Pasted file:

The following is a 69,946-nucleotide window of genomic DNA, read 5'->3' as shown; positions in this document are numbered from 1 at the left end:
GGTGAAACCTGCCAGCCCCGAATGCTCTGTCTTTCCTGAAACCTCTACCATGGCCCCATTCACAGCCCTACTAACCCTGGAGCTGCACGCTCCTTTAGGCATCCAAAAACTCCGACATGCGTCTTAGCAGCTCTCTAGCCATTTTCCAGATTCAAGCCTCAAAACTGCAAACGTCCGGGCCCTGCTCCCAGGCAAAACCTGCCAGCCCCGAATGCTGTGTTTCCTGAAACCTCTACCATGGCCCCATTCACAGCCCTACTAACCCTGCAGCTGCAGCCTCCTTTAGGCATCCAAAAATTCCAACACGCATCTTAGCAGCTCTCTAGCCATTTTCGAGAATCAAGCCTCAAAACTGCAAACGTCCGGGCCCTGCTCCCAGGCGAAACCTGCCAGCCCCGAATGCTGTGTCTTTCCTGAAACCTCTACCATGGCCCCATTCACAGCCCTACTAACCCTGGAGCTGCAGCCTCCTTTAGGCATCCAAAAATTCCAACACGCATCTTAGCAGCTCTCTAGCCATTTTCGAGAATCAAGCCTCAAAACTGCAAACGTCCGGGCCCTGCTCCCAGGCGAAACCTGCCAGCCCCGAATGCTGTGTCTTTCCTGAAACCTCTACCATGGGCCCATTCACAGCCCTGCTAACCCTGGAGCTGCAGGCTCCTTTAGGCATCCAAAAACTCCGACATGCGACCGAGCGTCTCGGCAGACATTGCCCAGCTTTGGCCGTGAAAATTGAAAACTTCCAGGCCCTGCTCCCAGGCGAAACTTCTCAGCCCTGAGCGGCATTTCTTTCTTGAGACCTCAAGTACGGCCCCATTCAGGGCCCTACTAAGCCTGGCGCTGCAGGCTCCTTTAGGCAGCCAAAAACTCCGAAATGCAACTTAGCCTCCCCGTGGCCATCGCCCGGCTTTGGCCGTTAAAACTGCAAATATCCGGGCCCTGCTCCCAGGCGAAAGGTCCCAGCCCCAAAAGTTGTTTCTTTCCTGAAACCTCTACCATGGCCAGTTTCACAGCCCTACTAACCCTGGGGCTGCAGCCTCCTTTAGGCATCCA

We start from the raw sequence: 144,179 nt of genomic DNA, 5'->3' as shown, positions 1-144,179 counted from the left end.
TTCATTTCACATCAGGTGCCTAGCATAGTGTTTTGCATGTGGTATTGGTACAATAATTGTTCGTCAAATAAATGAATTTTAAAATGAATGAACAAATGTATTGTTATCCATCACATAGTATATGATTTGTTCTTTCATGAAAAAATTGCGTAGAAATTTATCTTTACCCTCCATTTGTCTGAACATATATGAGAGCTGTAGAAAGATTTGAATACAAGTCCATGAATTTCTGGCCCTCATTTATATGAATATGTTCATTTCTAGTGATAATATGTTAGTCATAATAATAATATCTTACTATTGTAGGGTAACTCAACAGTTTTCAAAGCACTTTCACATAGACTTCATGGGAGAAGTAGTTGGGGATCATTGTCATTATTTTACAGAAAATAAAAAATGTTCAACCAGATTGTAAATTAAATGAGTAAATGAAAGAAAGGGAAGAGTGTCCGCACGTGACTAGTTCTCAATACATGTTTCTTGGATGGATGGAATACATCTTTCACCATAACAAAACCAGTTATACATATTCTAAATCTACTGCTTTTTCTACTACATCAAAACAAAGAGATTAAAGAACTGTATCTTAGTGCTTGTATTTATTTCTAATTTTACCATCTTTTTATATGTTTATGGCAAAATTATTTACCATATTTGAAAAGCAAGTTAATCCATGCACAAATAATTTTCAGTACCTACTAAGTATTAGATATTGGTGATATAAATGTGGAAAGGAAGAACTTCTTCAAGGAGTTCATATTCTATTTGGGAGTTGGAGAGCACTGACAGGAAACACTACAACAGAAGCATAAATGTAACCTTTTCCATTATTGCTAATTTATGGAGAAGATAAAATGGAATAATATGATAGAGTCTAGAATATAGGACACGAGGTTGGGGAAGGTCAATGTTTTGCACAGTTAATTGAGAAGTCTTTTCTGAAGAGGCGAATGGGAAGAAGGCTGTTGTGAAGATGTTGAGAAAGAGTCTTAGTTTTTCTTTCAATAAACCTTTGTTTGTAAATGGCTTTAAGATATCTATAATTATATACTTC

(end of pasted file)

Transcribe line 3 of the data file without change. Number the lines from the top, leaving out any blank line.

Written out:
We start from the raw sequence: 144,179 nt of genomic DNA, 5'->3' as shown, positions 1-144,179 counted from the left end.